Torres, of course, received a 25-game suspension from chief disciplinarian Brendan Shanahan for his devastating open-ice check on Chicago Blackhawks' star Marian Hossa. That sentence ranks among the most severe ever announced by the NHL, and was significantly higher than what most observers had been predicting.
While most NHL suspensions are handed down following a brief conference call between the league and the player involved, Torres's fate was decided at a lengthy in-person hearing due to the severity of the incident and the expected punishment. These sort of hearings are rare, and it goes without saying that what happens during one is highly confidential.
At least, it's supposed to be. But thanks to some well-placed moles at NHL headquarters, I was able to obtain a detailed transcript of the day's events. Here's a timeline of how the hearing unfolded.
Friday, April 20, 10:00 a.m. - The discipline hearing officially begins.
10:01 a.m. - As always, Raffi Torres arrives just a little bit late.
10:23 a.m. - NHLPA head Donald Fehr peppers Brendan Shanahan with questions like "What precedents have been set in similar cases?" and "What is the appeals process?" and "Wait, I've been the head of the NHLPA for almost two years, why didn't anyone tell me?"
10:34 a.m. - Every time representatives of the Chicago Blackhawks begin to complain about how unfair it is to lose a superstar player to injury on a blatantly dirty hit, Daniel Sedin pokes his head in the door and say "Tell me about it".
10:41 a.m. - Brendan Shanahan begins a presentation showing other body checks Raffi Torres has thrown over the course of his career that also targeted the opponent's head.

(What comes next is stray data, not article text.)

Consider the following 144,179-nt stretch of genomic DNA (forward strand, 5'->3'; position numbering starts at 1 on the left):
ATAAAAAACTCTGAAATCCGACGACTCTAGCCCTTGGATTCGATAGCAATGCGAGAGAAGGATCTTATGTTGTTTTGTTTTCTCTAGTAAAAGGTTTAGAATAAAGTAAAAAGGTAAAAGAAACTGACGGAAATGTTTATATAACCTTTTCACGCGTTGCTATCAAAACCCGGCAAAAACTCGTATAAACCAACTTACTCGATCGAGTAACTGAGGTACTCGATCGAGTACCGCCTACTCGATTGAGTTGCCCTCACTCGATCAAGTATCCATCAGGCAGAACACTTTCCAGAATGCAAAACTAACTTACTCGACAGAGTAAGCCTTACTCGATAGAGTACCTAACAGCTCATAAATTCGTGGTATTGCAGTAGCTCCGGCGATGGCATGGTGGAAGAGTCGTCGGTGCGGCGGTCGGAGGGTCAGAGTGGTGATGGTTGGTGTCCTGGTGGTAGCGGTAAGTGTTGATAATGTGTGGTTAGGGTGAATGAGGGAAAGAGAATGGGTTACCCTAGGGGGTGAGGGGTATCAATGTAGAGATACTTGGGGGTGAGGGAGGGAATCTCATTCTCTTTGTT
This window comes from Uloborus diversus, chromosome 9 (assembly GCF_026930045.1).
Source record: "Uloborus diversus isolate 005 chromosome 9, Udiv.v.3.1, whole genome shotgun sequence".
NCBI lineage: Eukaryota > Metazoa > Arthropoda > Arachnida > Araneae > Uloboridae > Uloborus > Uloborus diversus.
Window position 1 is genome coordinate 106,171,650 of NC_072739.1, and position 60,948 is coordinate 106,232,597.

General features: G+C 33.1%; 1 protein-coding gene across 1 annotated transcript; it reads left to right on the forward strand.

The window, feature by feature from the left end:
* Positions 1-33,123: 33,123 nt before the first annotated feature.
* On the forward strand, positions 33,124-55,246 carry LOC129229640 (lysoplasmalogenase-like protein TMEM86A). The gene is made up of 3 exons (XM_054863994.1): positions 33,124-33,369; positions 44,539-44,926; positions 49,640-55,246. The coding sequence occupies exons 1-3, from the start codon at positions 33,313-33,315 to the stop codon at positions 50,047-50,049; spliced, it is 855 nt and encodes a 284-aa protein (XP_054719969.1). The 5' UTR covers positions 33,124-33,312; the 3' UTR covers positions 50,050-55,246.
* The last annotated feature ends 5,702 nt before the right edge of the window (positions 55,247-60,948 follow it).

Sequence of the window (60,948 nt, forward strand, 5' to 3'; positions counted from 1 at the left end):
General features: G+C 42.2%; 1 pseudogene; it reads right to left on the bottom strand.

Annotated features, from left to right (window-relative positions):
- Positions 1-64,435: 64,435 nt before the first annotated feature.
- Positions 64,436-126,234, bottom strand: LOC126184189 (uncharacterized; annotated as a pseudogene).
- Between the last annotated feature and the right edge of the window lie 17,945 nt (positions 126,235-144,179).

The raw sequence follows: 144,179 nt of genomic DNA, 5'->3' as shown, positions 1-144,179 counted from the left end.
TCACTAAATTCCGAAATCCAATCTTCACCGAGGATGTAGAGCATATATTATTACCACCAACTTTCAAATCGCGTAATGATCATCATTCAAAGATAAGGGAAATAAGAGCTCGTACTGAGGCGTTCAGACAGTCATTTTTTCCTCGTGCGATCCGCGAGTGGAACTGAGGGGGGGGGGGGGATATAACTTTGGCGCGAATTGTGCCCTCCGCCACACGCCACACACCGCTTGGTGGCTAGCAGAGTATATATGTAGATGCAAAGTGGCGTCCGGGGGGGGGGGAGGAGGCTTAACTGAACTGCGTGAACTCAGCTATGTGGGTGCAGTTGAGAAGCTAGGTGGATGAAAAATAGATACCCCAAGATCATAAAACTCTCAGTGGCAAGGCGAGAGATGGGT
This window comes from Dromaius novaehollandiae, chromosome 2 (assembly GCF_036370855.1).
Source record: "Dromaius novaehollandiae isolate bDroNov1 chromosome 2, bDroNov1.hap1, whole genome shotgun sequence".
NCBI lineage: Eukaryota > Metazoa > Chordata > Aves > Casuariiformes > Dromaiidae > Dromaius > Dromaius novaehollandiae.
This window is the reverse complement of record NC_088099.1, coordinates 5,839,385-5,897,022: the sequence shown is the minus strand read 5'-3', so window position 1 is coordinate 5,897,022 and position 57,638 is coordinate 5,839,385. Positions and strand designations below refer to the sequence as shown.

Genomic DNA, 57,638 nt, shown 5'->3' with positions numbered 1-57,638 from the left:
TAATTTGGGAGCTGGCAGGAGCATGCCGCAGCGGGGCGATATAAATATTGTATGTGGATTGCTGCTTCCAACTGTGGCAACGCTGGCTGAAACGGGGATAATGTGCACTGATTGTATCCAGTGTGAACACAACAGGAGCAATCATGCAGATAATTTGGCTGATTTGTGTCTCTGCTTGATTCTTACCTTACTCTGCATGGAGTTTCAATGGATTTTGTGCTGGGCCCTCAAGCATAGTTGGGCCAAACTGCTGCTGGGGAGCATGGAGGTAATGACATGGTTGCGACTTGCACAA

11:53 a.m. - After the third intermission, everyone agrees that it might actually be quicker to just show a presentation of all of the body checks Raffi Torres has thrown over the course of his career that did not target the opponent's head.
12:05 p.m. - After collecting everyone's lunch orders for the local delivery place, referee Stephen Walkom spends the rest of the afternoon staring right at the telephone but being unable to make the call.
12:37 p.m. - When it's time for the part of the hearing where the offending team's ownership gets to present its case to the NHL front office, everyone feels slightly uncomfortable when Gary Bettman insists on acting out both parts of the debate using sock puppets with high-pitched accents.
1:03 p.m. - The hearing is briefly interrupted when Metta World Peace wanders in to ask Torres if he can reschedule his weekly "flagrant elbow to the head" lessons.
1:17 p.m. - To ease the tension, everyone has good laugh about how much the window-washer working on the outside of the building looks like Shea Weber, since he's tall and he has a beard and his "squeegee" is Henrik Zetterberg's face.
1:35 p.m. - A distracted Torres keeps losing his train of thought in mid-sentence whenever the league-appointed robotics engineer who built last season's Matt Cooke Docile-bot 3000 shows up and starts checking all his limbs with a tape measure.
1:56 p.m. - A tearful Marian Hossa describes the impact that his injuries have had on his life during an emotional moment that's later ruined when everyone realizes it was actually just Kevin Bieksa impersonating him.
2:02 p.m. - Torres and the Coyotes seem disappointed when they're informed that any appeals of player discipline decisions will be heard by the league's official arbitrator, a cardboard cut-out of Gary Bettman laughing and holding a sign that says "Appeal Denied".
2:16 p.m. - After being informed that he can expect a suspension that carries well into next year, a devastated Torres mumbles that he'll just have to work hard next season to get the Phoenix fans back on his side, causing everyone in the room to just stare at him before awkwardly mumbling "Um, yeah, Phoenix…"